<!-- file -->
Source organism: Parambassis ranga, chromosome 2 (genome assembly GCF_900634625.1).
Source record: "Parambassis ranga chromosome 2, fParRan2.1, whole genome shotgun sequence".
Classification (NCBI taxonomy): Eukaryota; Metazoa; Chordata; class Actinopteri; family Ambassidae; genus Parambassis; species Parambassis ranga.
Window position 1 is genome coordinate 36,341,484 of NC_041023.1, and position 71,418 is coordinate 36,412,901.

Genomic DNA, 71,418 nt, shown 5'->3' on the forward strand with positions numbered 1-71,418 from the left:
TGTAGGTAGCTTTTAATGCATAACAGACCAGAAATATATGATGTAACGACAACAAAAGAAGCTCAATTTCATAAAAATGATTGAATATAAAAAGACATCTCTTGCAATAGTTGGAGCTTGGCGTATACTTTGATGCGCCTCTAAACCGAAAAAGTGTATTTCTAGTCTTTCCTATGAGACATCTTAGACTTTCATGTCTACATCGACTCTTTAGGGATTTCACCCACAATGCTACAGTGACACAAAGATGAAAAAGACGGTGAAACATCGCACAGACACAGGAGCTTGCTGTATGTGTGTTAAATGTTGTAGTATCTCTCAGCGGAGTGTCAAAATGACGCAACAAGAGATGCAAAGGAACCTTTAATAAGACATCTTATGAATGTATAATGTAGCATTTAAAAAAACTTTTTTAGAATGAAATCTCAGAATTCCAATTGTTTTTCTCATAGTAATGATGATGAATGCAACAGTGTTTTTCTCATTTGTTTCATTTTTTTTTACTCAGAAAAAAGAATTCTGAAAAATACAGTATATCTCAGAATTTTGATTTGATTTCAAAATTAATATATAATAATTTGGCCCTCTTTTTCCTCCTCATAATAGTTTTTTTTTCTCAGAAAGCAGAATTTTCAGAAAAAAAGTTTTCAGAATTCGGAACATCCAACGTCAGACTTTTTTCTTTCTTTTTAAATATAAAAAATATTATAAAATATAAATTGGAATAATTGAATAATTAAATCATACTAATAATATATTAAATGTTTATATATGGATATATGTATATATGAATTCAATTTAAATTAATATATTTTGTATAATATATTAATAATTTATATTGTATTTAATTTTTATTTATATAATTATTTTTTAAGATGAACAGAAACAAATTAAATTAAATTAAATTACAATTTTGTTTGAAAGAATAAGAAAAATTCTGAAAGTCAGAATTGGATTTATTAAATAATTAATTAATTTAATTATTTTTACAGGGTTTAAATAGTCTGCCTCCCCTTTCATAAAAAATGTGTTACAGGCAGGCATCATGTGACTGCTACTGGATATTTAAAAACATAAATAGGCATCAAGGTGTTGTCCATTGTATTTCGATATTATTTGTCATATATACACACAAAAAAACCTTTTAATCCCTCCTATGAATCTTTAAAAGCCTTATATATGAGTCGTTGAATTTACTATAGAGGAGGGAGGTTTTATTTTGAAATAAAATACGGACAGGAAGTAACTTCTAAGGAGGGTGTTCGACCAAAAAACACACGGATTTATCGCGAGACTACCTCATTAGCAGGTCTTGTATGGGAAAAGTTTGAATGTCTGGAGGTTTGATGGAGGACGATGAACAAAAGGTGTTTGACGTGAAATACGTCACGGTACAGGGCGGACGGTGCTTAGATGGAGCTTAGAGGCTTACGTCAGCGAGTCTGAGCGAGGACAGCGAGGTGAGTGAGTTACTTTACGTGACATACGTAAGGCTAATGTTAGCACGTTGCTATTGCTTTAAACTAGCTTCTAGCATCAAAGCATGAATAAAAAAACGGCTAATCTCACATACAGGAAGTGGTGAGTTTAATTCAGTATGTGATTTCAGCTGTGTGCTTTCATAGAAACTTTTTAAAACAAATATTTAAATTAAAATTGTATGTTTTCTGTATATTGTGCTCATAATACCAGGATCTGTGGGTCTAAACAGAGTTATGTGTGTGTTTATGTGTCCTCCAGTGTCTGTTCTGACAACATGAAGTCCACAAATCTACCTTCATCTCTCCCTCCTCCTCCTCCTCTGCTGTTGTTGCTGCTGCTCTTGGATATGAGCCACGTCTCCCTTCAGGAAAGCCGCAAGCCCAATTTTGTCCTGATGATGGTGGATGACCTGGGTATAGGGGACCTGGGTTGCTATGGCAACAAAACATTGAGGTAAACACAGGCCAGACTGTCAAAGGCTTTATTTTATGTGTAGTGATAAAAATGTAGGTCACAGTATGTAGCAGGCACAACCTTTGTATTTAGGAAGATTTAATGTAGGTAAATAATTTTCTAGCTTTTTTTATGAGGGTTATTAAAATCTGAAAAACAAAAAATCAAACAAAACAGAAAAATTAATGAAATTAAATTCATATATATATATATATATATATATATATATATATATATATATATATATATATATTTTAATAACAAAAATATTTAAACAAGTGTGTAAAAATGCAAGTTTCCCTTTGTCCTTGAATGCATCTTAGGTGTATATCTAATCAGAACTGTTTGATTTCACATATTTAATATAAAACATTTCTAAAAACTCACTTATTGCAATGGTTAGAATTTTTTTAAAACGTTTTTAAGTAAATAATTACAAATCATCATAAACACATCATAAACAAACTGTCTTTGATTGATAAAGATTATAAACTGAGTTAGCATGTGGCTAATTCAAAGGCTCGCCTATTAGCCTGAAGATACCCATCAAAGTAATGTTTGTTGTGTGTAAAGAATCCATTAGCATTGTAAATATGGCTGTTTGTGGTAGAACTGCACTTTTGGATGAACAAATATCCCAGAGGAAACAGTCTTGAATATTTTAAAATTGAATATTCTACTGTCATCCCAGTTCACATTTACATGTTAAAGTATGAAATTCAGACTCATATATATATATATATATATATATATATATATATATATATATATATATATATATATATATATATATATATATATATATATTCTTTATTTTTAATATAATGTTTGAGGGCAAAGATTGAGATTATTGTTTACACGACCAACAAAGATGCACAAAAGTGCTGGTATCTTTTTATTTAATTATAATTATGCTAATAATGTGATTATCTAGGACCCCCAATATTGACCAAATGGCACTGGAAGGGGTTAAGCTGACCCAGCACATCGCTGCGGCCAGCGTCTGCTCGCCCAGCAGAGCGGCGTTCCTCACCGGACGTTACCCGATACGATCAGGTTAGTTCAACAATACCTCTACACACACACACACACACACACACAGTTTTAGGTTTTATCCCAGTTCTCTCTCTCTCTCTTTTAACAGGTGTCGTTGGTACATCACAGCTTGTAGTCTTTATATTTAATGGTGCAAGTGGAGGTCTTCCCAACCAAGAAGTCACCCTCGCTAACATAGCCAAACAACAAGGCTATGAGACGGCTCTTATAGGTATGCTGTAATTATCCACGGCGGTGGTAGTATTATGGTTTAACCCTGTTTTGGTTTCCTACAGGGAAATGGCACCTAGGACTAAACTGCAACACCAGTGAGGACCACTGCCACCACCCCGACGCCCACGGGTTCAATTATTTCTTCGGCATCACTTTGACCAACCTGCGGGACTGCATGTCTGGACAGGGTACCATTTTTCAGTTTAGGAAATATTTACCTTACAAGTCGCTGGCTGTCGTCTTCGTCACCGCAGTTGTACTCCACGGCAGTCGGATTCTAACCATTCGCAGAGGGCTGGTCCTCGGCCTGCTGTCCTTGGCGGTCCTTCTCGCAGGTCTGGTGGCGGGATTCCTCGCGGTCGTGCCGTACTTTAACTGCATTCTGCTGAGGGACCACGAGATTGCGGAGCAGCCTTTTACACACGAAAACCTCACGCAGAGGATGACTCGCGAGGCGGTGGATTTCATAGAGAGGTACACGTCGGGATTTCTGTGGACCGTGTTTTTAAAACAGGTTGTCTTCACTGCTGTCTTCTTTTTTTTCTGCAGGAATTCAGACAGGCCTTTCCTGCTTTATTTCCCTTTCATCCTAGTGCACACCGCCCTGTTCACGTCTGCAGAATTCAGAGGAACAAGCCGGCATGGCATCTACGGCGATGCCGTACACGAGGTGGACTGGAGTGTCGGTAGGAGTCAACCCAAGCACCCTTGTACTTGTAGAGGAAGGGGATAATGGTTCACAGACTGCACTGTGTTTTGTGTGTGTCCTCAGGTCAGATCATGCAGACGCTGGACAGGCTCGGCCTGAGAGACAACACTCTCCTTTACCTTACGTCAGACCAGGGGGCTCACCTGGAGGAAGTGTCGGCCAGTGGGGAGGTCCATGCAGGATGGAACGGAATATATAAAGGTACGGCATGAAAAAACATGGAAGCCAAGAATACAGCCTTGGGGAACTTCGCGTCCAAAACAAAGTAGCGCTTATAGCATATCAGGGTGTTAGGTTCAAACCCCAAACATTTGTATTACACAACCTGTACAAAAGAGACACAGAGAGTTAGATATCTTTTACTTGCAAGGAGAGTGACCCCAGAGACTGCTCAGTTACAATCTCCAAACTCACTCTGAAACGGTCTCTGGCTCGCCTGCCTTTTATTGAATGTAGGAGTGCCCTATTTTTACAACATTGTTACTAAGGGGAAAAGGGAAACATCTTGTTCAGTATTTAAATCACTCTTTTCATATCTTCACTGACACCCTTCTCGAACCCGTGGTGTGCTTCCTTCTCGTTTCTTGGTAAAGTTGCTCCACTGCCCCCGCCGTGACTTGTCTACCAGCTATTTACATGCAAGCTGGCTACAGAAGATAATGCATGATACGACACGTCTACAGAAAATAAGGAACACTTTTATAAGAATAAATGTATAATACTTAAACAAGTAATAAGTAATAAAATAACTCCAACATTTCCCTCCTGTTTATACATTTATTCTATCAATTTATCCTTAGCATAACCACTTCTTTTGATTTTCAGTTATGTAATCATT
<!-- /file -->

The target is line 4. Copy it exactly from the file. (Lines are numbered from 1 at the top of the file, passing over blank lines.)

Window position 1 is genome coordinate 36,341,484 of NC_041023.1, and position 71,418 is coordinate 36,412,901.